Unplugged albums are frequently corny, but this was an important artistic move for Dylan in 1995, when many fans had given up on his incomprehensible singing and lackluster concerts. With sympathetic backup musicians, including organist Brendan O'Brien and guitarist John Jackson, Dylan returns the coherence to his originals ("All Along the Watchtower," "The Times They Are A-Changin'," "Desolation Row," "Like a Rolling Stone") and rearranges them just enough to freshen their sound. The previously unreleased "Dignity" is one of Dylan's best songs this decade, and it fits nicely with the rickety versions of "John Brown" and the finale, "With God On Our Side." –Steve Knopper, Amazon.com.
Eric Clapton was already an acknowledged master of the electric guitar in January 1992 when he traded his signature Stratocaster for an acoustic Martin to record Unplugged. The live album captured the legendary guitarist, backed by a small band, performing acoustic versions of his own songs and several blues standards. Released later that same year, the album was an unqualified blockbuster, selling more than 19 million copies worldwide and earning six Grammy Awards, sweeping the top honors, including Record of the Year, Album of the Year and Song of the Year. Reprise Records celebrates Clapton's electrifying acoustic performances with a new 2-CD/DVD collection that includes a remastered version of the original album along with six unreleased outtakes on two CDs. The DVD features a newly restored version of the concert, as well as more than an hour of previously unseen footage from the rehearsal.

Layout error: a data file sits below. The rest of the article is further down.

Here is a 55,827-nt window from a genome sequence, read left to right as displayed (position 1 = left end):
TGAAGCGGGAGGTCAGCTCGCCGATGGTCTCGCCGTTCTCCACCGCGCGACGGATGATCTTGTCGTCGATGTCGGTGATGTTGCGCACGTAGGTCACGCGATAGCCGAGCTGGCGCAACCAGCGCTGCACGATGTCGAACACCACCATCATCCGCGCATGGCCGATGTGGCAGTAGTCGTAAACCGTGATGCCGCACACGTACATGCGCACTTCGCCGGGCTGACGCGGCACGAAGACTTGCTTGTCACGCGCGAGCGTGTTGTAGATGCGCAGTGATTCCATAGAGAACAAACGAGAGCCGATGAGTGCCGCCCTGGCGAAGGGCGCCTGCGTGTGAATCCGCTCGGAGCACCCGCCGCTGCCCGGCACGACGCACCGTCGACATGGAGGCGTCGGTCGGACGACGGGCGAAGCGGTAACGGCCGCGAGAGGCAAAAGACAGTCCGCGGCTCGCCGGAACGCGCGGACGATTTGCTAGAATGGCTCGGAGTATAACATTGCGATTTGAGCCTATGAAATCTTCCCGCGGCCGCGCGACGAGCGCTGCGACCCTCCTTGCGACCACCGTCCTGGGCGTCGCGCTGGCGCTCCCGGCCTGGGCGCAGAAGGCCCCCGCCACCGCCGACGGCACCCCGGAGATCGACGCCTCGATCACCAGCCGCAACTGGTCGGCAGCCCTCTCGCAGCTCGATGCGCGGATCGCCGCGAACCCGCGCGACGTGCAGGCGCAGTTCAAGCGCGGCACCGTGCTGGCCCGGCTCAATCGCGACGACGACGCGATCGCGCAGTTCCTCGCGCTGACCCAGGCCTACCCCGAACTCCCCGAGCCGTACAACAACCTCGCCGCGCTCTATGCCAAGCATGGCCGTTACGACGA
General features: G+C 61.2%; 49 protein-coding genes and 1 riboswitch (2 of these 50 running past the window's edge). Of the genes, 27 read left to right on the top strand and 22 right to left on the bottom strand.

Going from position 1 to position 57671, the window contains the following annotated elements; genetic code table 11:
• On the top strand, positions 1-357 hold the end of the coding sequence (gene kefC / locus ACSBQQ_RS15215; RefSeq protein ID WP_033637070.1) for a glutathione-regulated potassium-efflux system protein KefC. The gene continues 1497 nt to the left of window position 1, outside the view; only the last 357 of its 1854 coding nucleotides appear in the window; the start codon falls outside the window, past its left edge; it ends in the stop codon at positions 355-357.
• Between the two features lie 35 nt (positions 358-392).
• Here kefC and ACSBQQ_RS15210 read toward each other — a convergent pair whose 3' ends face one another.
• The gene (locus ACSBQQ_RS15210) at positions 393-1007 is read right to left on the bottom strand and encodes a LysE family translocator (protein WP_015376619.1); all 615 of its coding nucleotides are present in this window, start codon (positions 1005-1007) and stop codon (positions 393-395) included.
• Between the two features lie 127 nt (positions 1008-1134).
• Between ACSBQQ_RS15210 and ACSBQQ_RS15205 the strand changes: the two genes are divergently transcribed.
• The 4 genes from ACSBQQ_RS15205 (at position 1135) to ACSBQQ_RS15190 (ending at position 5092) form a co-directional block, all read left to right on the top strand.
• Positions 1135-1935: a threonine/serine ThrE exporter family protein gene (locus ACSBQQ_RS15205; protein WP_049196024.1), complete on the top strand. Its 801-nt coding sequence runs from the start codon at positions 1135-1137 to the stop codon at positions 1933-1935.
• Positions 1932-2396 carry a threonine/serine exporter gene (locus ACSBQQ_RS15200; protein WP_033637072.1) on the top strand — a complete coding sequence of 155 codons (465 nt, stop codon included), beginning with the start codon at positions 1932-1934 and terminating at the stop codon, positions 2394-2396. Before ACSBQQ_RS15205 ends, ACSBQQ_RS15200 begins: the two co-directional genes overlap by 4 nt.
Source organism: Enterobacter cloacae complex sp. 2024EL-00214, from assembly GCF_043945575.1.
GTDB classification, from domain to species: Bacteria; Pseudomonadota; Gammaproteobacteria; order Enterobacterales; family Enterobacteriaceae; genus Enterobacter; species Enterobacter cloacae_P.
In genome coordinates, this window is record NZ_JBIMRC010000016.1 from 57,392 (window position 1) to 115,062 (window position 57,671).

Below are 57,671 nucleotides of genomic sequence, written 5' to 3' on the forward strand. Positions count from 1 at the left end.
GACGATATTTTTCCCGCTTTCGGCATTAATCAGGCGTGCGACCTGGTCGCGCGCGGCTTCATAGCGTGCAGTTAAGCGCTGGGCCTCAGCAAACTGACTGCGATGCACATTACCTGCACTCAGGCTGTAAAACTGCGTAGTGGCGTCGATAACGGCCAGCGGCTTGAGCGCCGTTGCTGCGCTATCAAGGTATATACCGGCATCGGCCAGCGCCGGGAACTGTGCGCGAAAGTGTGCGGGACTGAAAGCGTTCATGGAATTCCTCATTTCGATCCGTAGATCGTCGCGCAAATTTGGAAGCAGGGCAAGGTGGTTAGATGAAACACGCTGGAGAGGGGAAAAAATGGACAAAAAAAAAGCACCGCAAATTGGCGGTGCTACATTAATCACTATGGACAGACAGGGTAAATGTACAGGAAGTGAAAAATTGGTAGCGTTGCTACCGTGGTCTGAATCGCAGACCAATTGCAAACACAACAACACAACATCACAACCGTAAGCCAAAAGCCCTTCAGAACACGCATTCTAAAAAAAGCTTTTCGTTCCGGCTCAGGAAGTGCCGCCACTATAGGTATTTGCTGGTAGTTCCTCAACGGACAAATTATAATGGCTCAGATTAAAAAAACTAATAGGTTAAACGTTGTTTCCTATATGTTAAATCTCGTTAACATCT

Collection includes: Placebo (1996); Without You I'm Nothing (1998); Black Market Music (2000); Sleeping with Ghosts (2003); Meds (2006).
This is undoubtedly the equivalent of Gilberto Gil "Unplugged" – Gil, his acoustic guitar, and a nonelectric five-piece band recorded live in a studio – and it is a thoroughly musical triumph as Gil mesmerizes his attentive audience for some 74 minutes. He starts out with the nearly pure reggae of "A Novidade," but before long, he establishes himself in a mostly consistent, loping set of intimate grooves thoroughly rooted in Brazil. Gil had a hand in writing all of this tuneful material except Anastacia Dominguinhos' "Tenho Sede," Caetano Veloso's "Sampa," and a left-field choice, Stevie Wonder's "The Secret Life of Plants," which lends itself very well to Gil's bossa nova approach and proenvironmental position. It is not a complete live portrait of Gil, though; the astounding quickness and flexibility of his voice is fully vented only toward the end of the concert. The later Quanta Live album will give you a wider panorama of Gil's range.
A very special collection of the late singer's very best performed in an acoustic setting, without the embellishments of recording overdubs. Here are the raw songs in all their beauty performed by one of the sweetest voices ever to grace the pop music charts. Includes his signature song "Take Me Home, Country Roads", "Leaving On A Jet Plane", "Thank God I'm A Country Boy", "Annie's Song", "Perhaps Love", "Rocky Mountain High" and many more.